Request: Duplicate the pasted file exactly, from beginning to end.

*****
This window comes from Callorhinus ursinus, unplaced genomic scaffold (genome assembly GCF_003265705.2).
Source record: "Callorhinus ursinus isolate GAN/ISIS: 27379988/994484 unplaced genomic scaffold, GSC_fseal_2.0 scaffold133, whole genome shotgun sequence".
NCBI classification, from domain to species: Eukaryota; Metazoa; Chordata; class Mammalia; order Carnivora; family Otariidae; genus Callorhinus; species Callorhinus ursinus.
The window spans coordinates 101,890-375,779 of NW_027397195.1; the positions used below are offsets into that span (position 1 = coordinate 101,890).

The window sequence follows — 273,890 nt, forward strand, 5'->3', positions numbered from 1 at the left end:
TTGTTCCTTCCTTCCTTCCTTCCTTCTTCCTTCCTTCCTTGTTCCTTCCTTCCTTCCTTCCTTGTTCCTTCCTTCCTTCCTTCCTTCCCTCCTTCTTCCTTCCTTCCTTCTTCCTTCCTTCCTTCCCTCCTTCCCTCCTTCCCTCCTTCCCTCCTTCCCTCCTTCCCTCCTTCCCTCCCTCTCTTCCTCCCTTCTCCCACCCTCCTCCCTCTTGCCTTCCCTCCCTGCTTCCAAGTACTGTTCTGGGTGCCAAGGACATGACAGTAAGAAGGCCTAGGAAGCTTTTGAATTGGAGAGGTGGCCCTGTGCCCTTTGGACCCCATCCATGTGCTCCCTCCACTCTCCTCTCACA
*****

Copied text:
This window comes from Callorhinus ursinus, unplaced genomic scaffold (genome assembly GCF_003265705.2).
Source record: "Callorhinus ursinus isolate GAN/ISIS: 27379988/994484 unplaced genomic scaffold, GSC_fseal_2.0 scaffold133, whole genome shotgun sequence".
NCBI classification, from domain to species: Eukaryota; Metazoa; Chordata; class Mammalia; order Carnivora; family Otariidae; genus Callorhinus; species Callorhinus ursinus.
The window spans coordinates 101,890-375,779 of NW_027397195.1; the positions used below are offsets into that span (position 1 = coordinate 101,890).

The window sequence follows — 273,890 nt, forward strand, 5'->3', positions numbered from 1 at the left end:
TTGTTCCTTCCTTCCTTCCTTCCTTCTTCCTTCCTTCCTTGTTCCTTCCTTCCTTCCTTCCTTGTTCCTTCCTTCCTTCCTTCCTTCCCTCCTTCTTCCTTCCTTCCTTCTTCCTTCCTTCCTTCCCTCCTTCCCTCCTTCCCTCCTTCCCTCCTTCCCTCCTTCCCTCCTTCCCTCCCTCTCTTCCTCCCTTCTCCCACCCTCCTCCCTCTTGCCTTCCCTCCCTGCTTCCAAGTACTGTTCTGGGTGCCAAGGACATGACAGTAAGAAGGCCTAGGAAGCTTTTGAATTGGAGAGGTGGCCCTGTGCCCTTTGGACCCCATCCATGTGCTCCCTCCACTCTCCTCTCACA